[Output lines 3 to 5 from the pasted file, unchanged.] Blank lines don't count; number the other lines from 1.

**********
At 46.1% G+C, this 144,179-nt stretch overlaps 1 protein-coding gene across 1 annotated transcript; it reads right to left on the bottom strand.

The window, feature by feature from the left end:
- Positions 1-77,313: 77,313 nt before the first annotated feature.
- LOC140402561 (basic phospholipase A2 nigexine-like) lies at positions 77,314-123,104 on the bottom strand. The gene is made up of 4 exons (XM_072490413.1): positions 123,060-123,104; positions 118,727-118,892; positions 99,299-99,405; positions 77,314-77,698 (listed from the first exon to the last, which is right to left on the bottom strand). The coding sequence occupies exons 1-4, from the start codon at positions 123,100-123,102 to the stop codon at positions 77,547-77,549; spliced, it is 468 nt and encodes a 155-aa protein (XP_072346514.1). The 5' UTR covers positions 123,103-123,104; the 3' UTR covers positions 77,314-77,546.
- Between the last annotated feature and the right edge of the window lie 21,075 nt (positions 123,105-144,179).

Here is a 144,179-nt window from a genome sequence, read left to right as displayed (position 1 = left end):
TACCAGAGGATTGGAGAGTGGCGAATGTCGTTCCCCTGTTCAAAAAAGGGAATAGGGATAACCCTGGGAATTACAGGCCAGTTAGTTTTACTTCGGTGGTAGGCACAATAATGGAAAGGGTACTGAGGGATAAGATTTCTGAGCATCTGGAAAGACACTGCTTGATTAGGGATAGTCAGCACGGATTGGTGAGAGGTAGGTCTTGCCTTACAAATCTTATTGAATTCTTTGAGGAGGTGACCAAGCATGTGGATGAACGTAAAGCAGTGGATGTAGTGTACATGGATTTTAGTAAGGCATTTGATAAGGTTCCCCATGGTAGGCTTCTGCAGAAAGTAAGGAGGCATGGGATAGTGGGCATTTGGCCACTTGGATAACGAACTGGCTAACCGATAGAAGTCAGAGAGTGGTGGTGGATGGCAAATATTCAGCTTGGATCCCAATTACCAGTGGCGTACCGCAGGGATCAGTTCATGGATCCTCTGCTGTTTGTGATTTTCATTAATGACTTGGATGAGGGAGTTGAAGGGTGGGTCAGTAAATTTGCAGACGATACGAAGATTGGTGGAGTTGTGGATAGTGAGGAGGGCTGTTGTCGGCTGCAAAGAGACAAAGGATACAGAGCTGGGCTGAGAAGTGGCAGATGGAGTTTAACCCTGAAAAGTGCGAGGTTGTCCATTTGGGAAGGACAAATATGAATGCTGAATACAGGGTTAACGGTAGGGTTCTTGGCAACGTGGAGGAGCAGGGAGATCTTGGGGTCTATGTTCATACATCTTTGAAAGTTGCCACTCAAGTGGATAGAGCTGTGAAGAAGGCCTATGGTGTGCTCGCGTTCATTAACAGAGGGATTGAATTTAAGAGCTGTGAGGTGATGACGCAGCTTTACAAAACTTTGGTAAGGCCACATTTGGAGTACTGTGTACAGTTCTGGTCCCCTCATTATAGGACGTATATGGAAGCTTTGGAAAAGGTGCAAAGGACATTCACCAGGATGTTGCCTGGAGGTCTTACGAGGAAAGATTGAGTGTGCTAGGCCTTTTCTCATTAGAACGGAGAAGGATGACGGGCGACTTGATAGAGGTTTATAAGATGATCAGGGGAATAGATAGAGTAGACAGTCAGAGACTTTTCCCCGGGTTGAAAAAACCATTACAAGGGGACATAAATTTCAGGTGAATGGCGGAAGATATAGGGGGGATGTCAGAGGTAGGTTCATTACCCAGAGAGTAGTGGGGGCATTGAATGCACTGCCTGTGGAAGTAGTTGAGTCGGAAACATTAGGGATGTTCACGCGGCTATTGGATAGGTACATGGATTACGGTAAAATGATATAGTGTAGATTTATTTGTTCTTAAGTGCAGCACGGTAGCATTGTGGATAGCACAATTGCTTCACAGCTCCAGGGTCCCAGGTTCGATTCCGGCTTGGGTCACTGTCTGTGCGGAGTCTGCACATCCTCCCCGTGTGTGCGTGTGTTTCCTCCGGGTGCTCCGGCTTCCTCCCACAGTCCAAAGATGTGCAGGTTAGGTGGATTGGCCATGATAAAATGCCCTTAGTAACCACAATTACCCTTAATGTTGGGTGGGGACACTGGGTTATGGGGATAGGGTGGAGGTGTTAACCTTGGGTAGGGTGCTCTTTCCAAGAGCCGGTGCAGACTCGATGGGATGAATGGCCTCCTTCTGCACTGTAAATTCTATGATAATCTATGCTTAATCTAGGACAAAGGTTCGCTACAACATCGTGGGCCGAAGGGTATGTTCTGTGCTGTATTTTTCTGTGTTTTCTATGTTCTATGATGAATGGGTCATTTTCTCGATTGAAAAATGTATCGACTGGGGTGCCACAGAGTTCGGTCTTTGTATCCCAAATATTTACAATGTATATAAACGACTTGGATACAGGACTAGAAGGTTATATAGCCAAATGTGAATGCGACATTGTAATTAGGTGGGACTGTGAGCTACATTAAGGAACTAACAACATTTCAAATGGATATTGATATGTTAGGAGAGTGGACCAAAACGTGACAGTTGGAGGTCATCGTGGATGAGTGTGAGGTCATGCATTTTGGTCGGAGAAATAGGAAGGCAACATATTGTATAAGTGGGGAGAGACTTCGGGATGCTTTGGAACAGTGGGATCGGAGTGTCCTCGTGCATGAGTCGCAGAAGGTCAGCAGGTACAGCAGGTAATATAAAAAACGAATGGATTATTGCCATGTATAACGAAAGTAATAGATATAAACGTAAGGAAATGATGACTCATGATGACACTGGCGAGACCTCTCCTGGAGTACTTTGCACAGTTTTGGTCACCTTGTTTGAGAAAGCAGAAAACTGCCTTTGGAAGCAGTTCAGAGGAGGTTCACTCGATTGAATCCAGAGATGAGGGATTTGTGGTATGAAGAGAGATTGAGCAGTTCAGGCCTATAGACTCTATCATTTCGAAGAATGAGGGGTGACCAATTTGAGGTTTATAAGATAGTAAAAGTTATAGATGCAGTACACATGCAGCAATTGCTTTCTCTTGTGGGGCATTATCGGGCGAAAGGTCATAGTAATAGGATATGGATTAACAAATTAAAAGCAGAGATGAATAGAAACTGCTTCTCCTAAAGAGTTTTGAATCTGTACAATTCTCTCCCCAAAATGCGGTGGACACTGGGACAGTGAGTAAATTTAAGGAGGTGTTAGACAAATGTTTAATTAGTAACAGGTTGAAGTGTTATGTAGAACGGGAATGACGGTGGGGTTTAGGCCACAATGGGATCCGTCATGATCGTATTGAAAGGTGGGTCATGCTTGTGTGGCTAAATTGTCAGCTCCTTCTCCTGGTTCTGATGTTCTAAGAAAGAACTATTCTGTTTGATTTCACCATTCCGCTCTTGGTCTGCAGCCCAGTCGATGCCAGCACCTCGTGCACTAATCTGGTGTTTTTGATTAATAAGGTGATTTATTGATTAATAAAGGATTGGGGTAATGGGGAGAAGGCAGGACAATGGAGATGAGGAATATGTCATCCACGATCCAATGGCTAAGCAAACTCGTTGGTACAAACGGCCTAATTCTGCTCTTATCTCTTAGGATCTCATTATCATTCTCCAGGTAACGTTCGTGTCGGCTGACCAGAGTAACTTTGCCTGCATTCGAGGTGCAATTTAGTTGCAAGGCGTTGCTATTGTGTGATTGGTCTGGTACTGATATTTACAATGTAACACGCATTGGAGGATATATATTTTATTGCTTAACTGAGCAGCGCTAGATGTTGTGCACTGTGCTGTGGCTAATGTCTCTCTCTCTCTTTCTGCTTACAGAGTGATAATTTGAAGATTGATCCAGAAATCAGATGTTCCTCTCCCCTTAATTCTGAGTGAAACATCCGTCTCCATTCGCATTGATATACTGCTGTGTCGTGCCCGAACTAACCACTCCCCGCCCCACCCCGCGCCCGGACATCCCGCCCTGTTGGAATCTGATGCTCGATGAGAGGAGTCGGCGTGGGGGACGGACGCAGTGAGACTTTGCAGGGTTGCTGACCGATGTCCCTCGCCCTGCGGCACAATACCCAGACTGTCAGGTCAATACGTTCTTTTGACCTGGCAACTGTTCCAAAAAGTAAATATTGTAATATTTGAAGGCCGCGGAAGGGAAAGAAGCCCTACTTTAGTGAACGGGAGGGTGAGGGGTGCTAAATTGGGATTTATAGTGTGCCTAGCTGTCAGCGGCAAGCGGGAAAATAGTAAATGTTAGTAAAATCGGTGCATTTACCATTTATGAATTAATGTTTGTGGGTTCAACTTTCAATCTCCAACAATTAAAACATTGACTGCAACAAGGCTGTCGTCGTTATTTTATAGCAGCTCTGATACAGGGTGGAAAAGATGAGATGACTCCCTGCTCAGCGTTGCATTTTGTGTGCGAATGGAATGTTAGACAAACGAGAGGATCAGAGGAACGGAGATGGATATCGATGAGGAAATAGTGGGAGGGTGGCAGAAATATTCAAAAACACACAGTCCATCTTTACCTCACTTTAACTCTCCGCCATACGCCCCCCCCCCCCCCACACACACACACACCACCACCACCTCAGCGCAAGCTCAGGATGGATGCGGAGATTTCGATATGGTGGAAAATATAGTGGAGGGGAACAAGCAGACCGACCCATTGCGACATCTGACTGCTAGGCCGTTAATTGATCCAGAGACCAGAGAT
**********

- Positions 1-77,313: 77,313 nt before the first annotated feature.
- LOC140402561 (basic phospholipase A2 nigexine-like) lies at positions 77,314-123,104 on the bottom strand. The gene is made up of 4 exons (XM_072490413.1): positions 123,060-123,104; positions 118,727-118,892; positions 99,299-99,405; positions 77,314-77,698 (listed from the first exon to the last, which is right to left on the bottom strand). The coding sequence occupies exons 1-4, from the start codon at positions 123,100-123,102 to the stop codon at positions 77,547-77,549; spliced, it is 468 nt and encodes a 155-aa protein (XP_072346514.1). The 5' UTR covers positions 123,103-123,104; the 3' UTR covers positions 77,314-77,546.
- Between the last annotated feature and the right edge of the window lie 21,075 nt (positions 123,105-144,179).